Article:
VUWER Data Files and Geolocation Information
VUWER screen capture and camera image files are created in JPEG format with names containing vuwersc and vuweris respectively. The IP address data files are text files with names containing vuwerip. For Installation Option 1, the data files are sent as email attachments with a timestamp in the message body. For Installation Option 2, you must log in to the remote account to view the files, and for Installation Option 3, you must login into the VUWER Dropbox account. In these cases, each filename will include a timestamp. The vuweris- and vuwersc- JPEG images can be opened using any standard graphic viewer, e.g. Preview in OS X.
If the camera is in use by another application (e.g. Skype), or no camera or webcam is connected to the computer, the camera image capture will fail, and VUWER will not send an image. Also, if the screen shuts down due to the computerŐs Energy Saver settings, the screen capture may also fail, and VUWER will not send a screen image, or it may re-send a previously stored image. Normal image capture will resume as soon as the camera is again available, or the thief starts using the computer again, reactivating the screen.
The vuwerip- files can be opened in any text editor, and will have a format similar to the example below. The first line shows the VUWER version number, followed by the hardware and software profiles for the computer. (Note that the serial number of the computer is very useful for a police report.) The next section shows the external IP address, i.e. the IP address that a web server sees when the laptop connects to it, and the geolocation data (e.g. city, state, latitude, longitude) associated with that IP address provided by IPInfoDB.com. In many cases, a Ňreverse DNSÓ search of this IP address can also be performed to determine the Internet service providerŐs host name.
The next five lines show the first five network links (via traceroute) from the computer to the Internet. If the computer has an active Airport card, information about the wireless network (e.g. Jones Airport) that the computer is connected to, and any other nearby networks (e.g. smith house) that the laptopŐs Airport card has detected, is included in the next two sections.
If the laptop has a wireless Internet connection, the final portion of the file shows the geolocation data provided by the Google Maps WiFi database, based on the MAC addresses and signal strengths of the routers detected by the computer. In general, Google geolocation is much more accurate than the IP address geolocation information provided by IPInfoDB.com, and can often pinpoint the laptopŐs location within a radius of one hundred meters or less, provided the routers are listed in the database. (Geolocation accuracy in North America and Europe is generally excellent.) If the database does not contain valid data for nearby routers, Google may provide the best estimate of the computerŐs location based on the IP address, which is generally equivalent in accuracy to the estimate provided by the IPinfoDB.com database. The very last lines of the file show two URLs that can be copied into any web browser, and will generate a Google map of the computerŐs location according to the Google WiFi database.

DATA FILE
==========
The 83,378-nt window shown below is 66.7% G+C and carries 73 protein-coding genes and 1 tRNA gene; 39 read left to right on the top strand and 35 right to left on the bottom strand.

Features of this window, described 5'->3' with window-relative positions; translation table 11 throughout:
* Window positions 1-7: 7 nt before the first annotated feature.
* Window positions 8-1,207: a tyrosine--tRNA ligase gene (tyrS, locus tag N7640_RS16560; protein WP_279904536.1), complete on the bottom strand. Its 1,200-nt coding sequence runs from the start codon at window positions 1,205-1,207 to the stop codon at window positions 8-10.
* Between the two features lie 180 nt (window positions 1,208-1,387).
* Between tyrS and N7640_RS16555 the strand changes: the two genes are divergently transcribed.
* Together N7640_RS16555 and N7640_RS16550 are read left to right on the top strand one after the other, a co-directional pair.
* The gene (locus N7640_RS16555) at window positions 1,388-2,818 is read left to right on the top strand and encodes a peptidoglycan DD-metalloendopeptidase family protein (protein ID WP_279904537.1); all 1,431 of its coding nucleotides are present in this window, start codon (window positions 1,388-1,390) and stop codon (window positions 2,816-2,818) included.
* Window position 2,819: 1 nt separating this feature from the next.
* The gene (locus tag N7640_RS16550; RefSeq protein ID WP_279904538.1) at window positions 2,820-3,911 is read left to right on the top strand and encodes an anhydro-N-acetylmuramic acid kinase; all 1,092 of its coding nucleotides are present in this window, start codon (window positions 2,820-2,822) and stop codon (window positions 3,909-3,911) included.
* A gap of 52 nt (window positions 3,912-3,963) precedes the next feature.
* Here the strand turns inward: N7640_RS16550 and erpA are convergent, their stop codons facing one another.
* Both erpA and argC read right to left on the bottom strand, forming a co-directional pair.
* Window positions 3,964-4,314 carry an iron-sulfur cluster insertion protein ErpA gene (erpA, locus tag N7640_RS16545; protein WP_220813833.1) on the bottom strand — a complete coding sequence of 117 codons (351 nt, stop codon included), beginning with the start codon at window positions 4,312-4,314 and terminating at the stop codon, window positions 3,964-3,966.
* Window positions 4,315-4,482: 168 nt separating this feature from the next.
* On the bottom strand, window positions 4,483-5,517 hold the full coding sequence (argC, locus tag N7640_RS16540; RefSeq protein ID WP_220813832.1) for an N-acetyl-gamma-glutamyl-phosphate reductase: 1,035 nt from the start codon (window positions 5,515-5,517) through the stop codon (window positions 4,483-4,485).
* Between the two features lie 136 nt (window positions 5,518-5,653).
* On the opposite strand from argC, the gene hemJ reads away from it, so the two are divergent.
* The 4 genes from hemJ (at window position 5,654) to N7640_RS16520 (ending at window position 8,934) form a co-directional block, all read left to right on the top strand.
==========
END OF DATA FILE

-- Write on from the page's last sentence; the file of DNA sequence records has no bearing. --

With luck, the combined information in this file should be sufficient to enable you and/or the police to determine the physical location of the laptop. Note that in the USA, a search warrant is typically required to legally compel an Internet service provider (ISP) to provide the exact street address corresponding to a particular IP address. You should also keep in mind that the thief may be connecting to the Internet through a neighborŐs wireless network instead of his own, so donŐt jump to any conclusions about the location of your missing computer.
VUWER version: 1.7.2
Model Name: MacBook
Model Identifier: MacBook2,1
Processor Name: Intel Core 2 Duo
Processor Speed: 2 GHz
Number of Processors: 1
Total Number of Cores: 2